The omnipotence paradox is a family of related paradoxes addressing the question of whether the existence of an omnipotent entity is logically possible. The paradox states that if a being can perform any action, then it should be able to create a task it is unable to perform, and hence, it cannot perform all actions. Yet, on the other hand, if it cannot create a task it is unable to perform, then there exists something it cannot do.
One version of the omnipotence paradox is the so-called paradox of the stone: "Could an omnipotent being create a stone so heavy that even that being could not lift it?" If so, then it seems that the being could cease to be omnipotent; if not, it seems that the being was not omnipotent to begin with.
The argument is medieval, dating at least to the 12th century, addressed by Averroës (1126–1198) and later by Thomas Aquinas. Pseudo-Dionysius the Areopagite (before 532) has a predecessor version of the paradox, asking whether it is possible for God to "deny himself".
Answers to the paradox include that since God is supposedly omnipotent, the phrase "could not lift" does not make sense and the paradox is meaningless, and that logical impossibilities do not fall under the omnipotence of God. The omnipotence paradox is related to the problem of free will, because an omnipotent being should have the ability to freely choose to alter any laws that might hinder omnipotence.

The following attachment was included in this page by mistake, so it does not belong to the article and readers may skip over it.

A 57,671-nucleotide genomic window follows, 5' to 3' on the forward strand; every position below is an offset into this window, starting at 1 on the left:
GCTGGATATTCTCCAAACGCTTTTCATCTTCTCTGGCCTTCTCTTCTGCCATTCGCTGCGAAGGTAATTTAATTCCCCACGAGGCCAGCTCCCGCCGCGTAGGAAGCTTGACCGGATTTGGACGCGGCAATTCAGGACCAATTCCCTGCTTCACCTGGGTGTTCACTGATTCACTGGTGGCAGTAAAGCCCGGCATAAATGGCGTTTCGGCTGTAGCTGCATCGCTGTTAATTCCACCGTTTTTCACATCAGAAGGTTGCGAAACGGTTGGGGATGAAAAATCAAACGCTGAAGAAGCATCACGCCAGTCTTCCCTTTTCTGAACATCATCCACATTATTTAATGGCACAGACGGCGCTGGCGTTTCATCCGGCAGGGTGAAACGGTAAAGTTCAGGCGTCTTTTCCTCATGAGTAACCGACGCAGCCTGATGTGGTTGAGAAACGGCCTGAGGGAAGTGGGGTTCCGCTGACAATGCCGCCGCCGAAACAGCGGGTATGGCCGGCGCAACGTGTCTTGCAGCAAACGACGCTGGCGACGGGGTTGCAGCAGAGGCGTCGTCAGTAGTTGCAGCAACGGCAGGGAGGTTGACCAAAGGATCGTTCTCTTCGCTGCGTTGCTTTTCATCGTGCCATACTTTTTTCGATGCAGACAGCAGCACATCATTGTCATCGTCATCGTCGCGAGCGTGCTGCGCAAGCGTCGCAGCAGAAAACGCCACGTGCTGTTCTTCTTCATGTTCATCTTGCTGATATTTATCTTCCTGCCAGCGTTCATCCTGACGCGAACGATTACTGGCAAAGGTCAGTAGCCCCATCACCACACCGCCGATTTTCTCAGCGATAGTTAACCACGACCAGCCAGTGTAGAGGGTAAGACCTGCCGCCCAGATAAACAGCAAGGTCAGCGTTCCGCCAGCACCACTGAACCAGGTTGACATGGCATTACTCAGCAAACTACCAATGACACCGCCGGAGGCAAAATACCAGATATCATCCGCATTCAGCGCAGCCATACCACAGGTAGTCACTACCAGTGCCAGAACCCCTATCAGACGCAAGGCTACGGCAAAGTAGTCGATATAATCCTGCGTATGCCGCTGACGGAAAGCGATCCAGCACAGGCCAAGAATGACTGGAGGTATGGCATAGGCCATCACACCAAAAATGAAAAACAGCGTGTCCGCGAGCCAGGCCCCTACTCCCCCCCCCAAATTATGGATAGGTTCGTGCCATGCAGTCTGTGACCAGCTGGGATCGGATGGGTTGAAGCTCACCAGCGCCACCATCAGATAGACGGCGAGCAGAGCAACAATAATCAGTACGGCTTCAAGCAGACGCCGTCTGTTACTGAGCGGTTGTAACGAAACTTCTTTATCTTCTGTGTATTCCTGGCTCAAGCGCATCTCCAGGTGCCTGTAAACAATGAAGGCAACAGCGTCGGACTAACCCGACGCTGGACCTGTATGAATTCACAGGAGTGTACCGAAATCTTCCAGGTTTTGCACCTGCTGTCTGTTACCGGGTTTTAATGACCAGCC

A common modern version of the omnipotence paradox is expressed in the question: "Can [an omnipotent being] create a stone so heavy that it cannot lift it?" This question generates a dilemma. The being can either create a stone which it cannot lift, or it cannot create a stone which it cannot lift. If the being can create a stone that it cannot lift, then it seems that it can cease to be omnipotent. If the being cannot create a stone which it cannot lift, then it seems it is already not omnipotent.
The problem is similar to another classic paradox, the irresistible force paradox: What happens when an irresistible force meets an immovable object? One response to this paradox is that if a force is irresistible, then by definition there is no truly immovable object; conversely, if an immovable object were to exist, then no force could be defined as being truly irresistible. But this way out is not possible in the omnipotence case, because the purpose is to ask if the being's omnipotence makes its own omnipotence impossible.
Types of omnipotence
Peter Geach describes and rejects four levels of omnipotence. He also defines and defends a lesser notion of the "almightiness" of God.
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